There are two varieties of this card, one where you type your pin on the SecurID card (the pin will be verified by the card), and one where you combine your pin or password with the code generated by the card (pin will be verified by whatever security system on the server side (radius is what we use)).

    I would think the first option would be safer (inputting the pin on the card)

    (Not nitpicking, just trying to clarify the comment)

    Message on our company Intranet:
    "You have a sticker in your private area"
  • You take money out of your account and put it on the card. You no longer earn interest on that money. You don;t spend it for a week, and the bank pockets the cash! Multiply this by the ~20000 students and hey, thats a tidy profit.

    True, but do you really worry about the interest you make in your *checking* account? Even in Scotland, if memory serves, the interest on these types of accounts is so negligible that it barely covers account maintennance fees.

    As for the new cards, I'd have to say that if implemented correctly, this could take a big chunk out of credit card fraud. Adding even a simple digital signature routine to CC transactions will make fraud and/or forgery that much more difficult to pursue.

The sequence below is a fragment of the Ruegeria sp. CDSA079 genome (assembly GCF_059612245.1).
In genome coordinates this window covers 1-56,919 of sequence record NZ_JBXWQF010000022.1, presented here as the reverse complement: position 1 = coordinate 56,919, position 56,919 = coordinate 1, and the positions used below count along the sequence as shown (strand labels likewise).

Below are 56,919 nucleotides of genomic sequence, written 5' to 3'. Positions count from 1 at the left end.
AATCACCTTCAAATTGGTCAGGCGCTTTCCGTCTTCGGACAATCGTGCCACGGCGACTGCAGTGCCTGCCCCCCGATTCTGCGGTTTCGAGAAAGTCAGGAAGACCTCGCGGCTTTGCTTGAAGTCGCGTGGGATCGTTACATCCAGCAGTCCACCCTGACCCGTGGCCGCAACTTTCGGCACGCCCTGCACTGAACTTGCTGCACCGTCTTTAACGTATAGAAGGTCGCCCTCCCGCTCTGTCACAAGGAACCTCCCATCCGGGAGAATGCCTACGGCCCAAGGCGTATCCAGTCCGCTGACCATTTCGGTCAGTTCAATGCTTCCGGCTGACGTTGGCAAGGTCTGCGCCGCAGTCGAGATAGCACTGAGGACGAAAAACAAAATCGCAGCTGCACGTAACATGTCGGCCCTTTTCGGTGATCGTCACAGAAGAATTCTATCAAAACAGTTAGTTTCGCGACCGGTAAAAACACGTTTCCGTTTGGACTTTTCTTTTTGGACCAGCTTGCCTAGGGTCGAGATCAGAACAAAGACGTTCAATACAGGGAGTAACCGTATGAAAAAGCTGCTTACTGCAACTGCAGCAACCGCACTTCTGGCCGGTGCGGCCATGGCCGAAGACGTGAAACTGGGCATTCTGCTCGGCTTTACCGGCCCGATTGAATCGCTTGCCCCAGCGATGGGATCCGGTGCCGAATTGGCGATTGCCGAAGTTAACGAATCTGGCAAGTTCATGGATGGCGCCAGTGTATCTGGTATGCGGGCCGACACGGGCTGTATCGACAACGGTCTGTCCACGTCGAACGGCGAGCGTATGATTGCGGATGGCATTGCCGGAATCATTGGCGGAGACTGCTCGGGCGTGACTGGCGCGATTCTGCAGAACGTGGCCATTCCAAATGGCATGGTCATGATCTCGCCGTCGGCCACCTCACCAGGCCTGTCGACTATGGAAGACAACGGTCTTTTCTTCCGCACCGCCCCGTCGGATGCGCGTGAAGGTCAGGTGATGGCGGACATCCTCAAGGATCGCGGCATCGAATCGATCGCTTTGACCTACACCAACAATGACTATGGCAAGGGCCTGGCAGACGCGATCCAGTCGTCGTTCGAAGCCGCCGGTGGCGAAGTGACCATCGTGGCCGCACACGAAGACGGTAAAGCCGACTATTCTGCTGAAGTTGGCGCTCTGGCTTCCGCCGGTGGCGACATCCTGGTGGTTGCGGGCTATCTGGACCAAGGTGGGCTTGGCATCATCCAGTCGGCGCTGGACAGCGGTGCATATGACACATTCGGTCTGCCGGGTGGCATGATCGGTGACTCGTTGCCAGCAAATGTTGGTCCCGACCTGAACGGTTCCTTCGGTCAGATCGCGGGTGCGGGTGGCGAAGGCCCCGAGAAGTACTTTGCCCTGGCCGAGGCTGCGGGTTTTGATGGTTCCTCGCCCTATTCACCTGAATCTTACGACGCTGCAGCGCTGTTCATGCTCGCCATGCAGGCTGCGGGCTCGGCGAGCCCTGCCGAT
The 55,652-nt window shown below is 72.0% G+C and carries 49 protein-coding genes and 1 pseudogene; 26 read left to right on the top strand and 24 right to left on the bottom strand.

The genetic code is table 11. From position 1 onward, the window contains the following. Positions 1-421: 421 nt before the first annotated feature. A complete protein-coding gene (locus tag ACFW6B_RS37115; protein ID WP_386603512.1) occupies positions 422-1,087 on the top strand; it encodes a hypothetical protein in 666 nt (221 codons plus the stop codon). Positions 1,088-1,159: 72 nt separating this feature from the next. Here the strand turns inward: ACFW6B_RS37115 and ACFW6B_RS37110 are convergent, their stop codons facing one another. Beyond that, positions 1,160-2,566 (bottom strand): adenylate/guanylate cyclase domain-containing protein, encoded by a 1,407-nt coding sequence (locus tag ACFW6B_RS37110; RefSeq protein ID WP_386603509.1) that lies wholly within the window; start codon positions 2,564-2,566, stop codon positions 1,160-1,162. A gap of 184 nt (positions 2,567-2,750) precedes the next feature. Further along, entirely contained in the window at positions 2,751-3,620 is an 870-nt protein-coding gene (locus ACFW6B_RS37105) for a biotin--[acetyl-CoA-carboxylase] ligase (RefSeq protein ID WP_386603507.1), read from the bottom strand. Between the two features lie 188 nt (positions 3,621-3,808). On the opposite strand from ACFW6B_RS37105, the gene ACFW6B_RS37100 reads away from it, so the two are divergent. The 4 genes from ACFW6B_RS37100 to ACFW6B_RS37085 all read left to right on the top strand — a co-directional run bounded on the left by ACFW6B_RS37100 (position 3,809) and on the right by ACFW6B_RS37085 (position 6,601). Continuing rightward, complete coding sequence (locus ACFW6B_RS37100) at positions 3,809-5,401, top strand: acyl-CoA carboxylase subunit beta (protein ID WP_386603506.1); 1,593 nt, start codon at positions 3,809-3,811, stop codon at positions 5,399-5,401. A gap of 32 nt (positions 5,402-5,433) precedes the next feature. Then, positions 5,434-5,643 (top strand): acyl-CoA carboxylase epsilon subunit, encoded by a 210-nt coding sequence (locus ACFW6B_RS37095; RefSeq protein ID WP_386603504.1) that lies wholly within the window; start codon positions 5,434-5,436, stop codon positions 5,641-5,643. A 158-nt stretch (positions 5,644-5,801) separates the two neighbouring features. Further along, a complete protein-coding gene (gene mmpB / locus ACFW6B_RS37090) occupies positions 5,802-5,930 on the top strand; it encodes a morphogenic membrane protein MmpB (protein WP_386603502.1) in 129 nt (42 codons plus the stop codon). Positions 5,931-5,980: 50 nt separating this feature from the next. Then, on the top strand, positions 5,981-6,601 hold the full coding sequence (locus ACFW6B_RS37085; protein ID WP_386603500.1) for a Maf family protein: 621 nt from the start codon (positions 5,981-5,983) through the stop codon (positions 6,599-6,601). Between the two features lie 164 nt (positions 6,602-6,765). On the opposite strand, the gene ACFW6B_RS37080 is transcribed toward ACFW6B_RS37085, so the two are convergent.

----
    Dave
    All hail Discordia!
  • See my comment above/below for details... Danny
  • That might be the case for small scale trials, but for real use in a national roll-out the situation would be different. When you put cash onto your Mondex card the bank does not "keep the money", it transfers it onto your card.

    The Amex system seems to be an "electronic cheque" system: your card creates a signed docucument instructing Amex to transfer money from your account to the person you are paying.

    Mondex, in contrast, is an electronic cash system. The total value in all Mondex chips in circulation (including those held by the bank) is kept constant. When you move money from one chip to another the system is designed so that one chip has to be debited before the other can be credited. The system is enforced by digital signatures and certificates signed by the bank: in order to persuade a Mondex card that it can accept money from you, you have to produce a digital certificate signed by its issuing bank.